Boston Latin Academy is an inner-city, co-ed, grades 7-12 public exam school serving nearly 1,770 economically and culturally diverse students: White 29.1%, Hispanic 25.5%, Asian 21%, Black 20.9%, Multi Race 3.2%, Other .3%. The economically disadvantaged student population is 50.94%, and many students speak languages other than English at home. In spite, or perhaps because, of these challenging demographics, the students of Boston Latin Academy (BLA), their parents, and faculty/staff share a commitment to excellence, and BLA’s curriculum has been developed to ensure that all students are well-prepared for success in college, in career, and in life.
The impressive success of this effort is shown by BLA’s GreatSchools ratings of 9/10 in Test Scores and College Readiness.
-Test Scores vs. state averages are: English 76% vs. 53%; Math 80% vs. 50%; Science 47% vs. 38%; Physics 52% vs. 36%.
– College Readiness criteria vs. state averages are: graduation rate 96% vs 89%; average SAT score 1178 vs 1112; and AP course participation 43% vs 20%. A very telling criterium in college readiness is the percent of graduates needing remediation in college: only 2% of Boston Latin graduates require it vs. 24% state average.
BLA has earned a College Success Award – Gold for its track record in helping students enroll and succeed in college in 2019, 2020 and 2020.
My presentation to 137 8th grade students was organized by English teacher Wendy Hale, and it was arranged by Jeff Smith of Facing History and Ourselves. Several other BLA teachers and administrators attended the meeting as well.
Wilson Middle School in Natick, MA, is a highly rated public school with 940 students in grades 5-8 and a student-teacher ratio of 11 to 1. Its strong academics are shown by its test scores vs. state averages: English 66% vs 51% state avg; Math 68% vs 48% state avg; Science 64% vs 47% state avg. These test scores have earned it a Great Schools academic rating of 9/10, an impressive achievement.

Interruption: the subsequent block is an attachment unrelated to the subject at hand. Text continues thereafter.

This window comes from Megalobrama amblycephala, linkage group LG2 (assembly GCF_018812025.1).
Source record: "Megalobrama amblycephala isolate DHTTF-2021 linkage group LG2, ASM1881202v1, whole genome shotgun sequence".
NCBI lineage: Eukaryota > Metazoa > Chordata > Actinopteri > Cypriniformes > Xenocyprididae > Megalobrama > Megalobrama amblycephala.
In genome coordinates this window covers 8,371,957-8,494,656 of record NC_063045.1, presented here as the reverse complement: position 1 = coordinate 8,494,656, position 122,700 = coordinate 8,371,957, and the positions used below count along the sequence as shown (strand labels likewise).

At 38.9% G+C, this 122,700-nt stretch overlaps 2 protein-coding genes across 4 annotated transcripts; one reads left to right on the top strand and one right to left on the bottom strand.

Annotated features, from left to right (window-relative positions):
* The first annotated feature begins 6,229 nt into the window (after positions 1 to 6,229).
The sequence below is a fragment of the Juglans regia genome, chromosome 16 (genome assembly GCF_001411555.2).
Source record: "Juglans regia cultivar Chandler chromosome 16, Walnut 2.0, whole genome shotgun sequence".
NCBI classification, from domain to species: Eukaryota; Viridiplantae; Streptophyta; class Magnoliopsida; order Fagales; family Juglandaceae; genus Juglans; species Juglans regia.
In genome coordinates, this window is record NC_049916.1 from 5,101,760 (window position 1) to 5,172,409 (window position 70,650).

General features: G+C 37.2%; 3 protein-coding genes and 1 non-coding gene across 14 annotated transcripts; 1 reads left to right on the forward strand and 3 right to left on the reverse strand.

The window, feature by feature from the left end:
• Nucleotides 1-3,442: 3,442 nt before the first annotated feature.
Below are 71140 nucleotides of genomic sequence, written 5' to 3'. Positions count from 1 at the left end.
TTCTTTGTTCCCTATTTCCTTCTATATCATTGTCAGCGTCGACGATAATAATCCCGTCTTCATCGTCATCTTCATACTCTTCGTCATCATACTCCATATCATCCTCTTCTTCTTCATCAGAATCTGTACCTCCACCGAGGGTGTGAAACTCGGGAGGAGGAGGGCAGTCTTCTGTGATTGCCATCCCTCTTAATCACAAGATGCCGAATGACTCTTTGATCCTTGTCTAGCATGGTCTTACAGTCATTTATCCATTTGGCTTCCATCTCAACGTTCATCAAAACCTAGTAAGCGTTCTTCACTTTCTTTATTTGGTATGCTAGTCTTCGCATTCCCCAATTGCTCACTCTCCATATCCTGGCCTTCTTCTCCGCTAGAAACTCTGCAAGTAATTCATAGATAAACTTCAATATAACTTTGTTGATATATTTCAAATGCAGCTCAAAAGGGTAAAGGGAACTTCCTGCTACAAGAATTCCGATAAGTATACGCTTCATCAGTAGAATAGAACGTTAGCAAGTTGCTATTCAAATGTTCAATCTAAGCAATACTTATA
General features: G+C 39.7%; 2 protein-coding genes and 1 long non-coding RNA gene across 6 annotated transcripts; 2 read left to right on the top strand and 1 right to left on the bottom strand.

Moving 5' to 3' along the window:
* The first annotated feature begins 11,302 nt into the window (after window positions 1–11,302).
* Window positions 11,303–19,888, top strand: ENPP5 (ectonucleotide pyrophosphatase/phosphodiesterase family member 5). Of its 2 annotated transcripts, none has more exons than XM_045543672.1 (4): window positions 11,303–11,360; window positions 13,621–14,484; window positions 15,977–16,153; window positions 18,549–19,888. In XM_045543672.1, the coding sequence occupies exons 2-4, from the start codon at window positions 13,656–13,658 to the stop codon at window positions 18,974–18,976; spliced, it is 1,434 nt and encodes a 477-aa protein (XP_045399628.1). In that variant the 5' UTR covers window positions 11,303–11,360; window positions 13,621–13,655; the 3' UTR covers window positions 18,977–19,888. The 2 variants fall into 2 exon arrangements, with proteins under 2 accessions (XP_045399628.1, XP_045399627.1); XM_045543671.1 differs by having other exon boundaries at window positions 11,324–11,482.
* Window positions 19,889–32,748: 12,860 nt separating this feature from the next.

Each year, Grade 7 students participate in a 10-week unit of study on the Holocaust and Human Behavior, including a presentation by a Holocaust survivor. My presentation was organized by Shivonne St.George, Social Studies Teacher and Head of the district’s middle school Social Studies Department, with the assistance of her Grade 7 social studies colleagues, Cassie Lawton and Rick Dumont and my participation was arranged by Jeff Smith, Resource Speaker Coordinator, Facing History and Ourselves.
At my school presentations I always look forward to the Q & A as it is for me the most stimulating part, and at this session I was very impressed with the quality of the students’ questions. The knowledge and thoughtfulness shown by the students’ questions was truly unusual, especially for middle school students, and it reflects on the quality of their education, i.e. their teachers. I feel strongly that good, dedicated teachers make good, dedicated, well-informed citizens, and when I encounter the quality of student questions as at this school, I feel hopeful about America’s future.
Post-talk class discussion & questionnaire
From the thousands of student notes & letters I’ve received after my talks it’s clear that the key to students’ understanding and take-away is a thoughtful teacher-led class discussion with a follow-up questionnaire. The prime example of this is the 5-point questionnaire (below) that teacher Shivonne St. George distributed to her students and which resulted in the above action (sugar cookies) & photo.
What did you think of Mr. Elbaum/s story?
How did it make you feel?
What do you understand about the Holocaust after listening to his story?
If you had the chance to meet Mr. Elbaum in person, what would you say to him?
Below is a list of quotes from Mr. Elbaum’s testimony. Which one speaks to you most and why? (Five quotes from my talks were listed on the questionnaire.)
Replies to #5 were as varied as the quotes, and all were thoughtful, but one student’s reply resulted in prompt action, and it was actually to a different quote from the 5 listed.